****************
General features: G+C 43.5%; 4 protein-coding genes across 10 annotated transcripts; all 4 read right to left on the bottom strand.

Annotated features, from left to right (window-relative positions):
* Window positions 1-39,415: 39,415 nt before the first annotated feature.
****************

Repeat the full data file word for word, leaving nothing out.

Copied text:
General features: G+C 43.5%; 4 protein-coding genes across 10 annotated transcripts; all 4 read right to left on the bottom strand.

Annotated features, from left to right (window-relative positions):
* Window positions 1-39,415: 39,415 nt before the first annotated feature.